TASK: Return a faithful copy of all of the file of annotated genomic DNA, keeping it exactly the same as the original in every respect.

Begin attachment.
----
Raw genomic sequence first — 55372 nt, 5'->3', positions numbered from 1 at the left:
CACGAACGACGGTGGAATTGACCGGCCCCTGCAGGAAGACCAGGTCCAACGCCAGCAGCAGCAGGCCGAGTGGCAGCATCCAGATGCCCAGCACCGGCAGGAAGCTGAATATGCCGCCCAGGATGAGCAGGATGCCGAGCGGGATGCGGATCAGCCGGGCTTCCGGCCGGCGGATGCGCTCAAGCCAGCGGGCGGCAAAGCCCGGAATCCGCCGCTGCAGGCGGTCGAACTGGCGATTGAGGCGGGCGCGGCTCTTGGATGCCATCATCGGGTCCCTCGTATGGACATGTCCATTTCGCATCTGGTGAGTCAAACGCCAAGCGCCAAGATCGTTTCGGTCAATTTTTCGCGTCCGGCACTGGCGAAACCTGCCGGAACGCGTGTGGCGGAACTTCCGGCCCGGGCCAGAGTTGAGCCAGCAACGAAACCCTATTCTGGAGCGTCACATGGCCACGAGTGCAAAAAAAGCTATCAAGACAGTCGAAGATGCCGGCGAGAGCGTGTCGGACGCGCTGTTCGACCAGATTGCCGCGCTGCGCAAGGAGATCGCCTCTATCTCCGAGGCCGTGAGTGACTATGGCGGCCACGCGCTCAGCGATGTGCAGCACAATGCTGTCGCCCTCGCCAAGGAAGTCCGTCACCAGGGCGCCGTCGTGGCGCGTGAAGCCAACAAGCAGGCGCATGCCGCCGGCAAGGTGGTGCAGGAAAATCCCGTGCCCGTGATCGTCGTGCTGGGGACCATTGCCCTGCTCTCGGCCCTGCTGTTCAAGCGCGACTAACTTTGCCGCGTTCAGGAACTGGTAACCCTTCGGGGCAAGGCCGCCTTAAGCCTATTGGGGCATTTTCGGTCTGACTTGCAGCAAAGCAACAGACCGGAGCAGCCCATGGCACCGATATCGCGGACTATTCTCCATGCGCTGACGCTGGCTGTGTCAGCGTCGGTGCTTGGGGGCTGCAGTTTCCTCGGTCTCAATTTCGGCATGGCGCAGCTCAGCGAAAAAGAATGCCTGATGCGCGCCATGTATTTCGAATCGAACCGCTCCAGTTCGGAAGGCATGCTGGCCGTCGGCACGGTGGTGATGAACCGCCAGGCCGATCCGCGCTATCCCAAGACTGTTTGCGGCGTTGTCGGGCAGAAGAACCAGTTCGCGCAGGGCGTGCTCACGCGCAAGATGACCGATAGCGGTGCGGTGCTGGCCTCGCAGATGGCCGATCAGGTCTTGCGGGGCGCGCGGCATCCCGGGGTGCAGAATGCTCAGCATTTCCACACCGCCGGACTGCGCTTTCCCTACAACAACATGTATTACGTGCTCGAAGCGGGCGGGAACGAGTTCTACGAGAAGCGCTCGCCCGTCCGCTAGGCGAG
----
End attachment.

Raw genomic sequence first — 55372 nt, 5'->3', positions numbered from 1 at the left:
CACGAACGACGGTGGAATTGACCGGCCCCTGCAGGAAGACCAGGTCCAACGCCAGCAGCAGCAGGCCGAGTGGCAGCATCCAGATGCCCAGCACCGGCAGGAAGCTGAATATGCCGCCCAGGATGAGCAGGATGCCGAGCGGGATGCGGATCAGCCGGGCTTCCGGCCGGCGGATGCGCTCAAGCCAGCGGGCGGCAAAGCCCGGAATCCGCCGCTGCAGGCGGTCGAACTGGCGATTGAGGCGGGCGCGGCTCTTGGATGCCATCATCGGGTCCCTCGTATGGACATGTCCATTTCGCATCTGGTGAGTCAAACGCCAAGCGCCAAGATCGTTTCGGTCAATTTTTCGCGTCCGGCACTGGCGAAACCTGCCGGAACGCGTGTGGCGGAACTTCCGGCCCGGGCCAGAGTTGAGCCAGCAACGAAACCCTATTCTGGAGCGTCACATGGCCACGAGTGCAAAAAAAGCTATCAAGACAGTCGAAGATGCCGGCGAGAGCGTGTCGGACGCGCTGTTCGACCAGATTGCCGCGCTGCGCAAGGAGATCGCCTCTATCTCCGAGGCCGTGAGTGACTATGGCGGCCACGCGCTCAGCGATGTGCAGCACAATGCTGTCGCCCTCGCCAAGGAAGTCCGTCACCAGGGCGCCGTCGTGGCGCGTGAAGCCAACAAGCAGGCGCATGCCGCCGGCAAGGTGGTGCAGGAAAATCCCGTGCCCGTGATCGTCGTGCTGGGGACCATTGCCCTGCTCTCGGCCCTGCTGTTCAAGCGCGACTAACTTTGCCGCGTTCAGGAACTGGTAACCCTTCGGGGCAAGGCCGCCTTAAGCCTATTGGGGCATTTTCGGTCTGACTTGCAGCAAAGCAACAGACCGGAGCAGCCCATGGCACCGATATCGCGGACTATTCTCCATGCGCTGACGCTGGCTGTGTCAGCGTCGGTGCTTGGGGGCTGCAGTTTCCTCGGTCTCAATTTCGGCATGGCGCAGCTCAGCGAAAAAGAATGCCTGATGCGCGCCATGTATTTCGAATCGAACCGCTCCAGTTCGGAAGGCATGCTGGCCGTCGGCACGGTGGTGATGAACCGCCAGGCCGATCCGCGCTATCCCAAGACTGTTTGCGGCGTTGTCGGGCAGAAGAACCAGTTCGCGCAGGGCGTGCTCACGCGCAAGATGACCGATAGCGGTGCGGTGCTGGCCTCGCAGATGGCCGATCAGGTCTTGCGGGGCGCGCGGCATCCCGGGGTGCAGAATGCTCAGCATTTCCACACCGCCGGACTGCGCTTTCCCTACAACAACATGTATTACGTGCTCGAAGCGGGCGGGAACGAGTTCTACGAGAAGCGCTCGCCCGTCCGCTAGGCGAG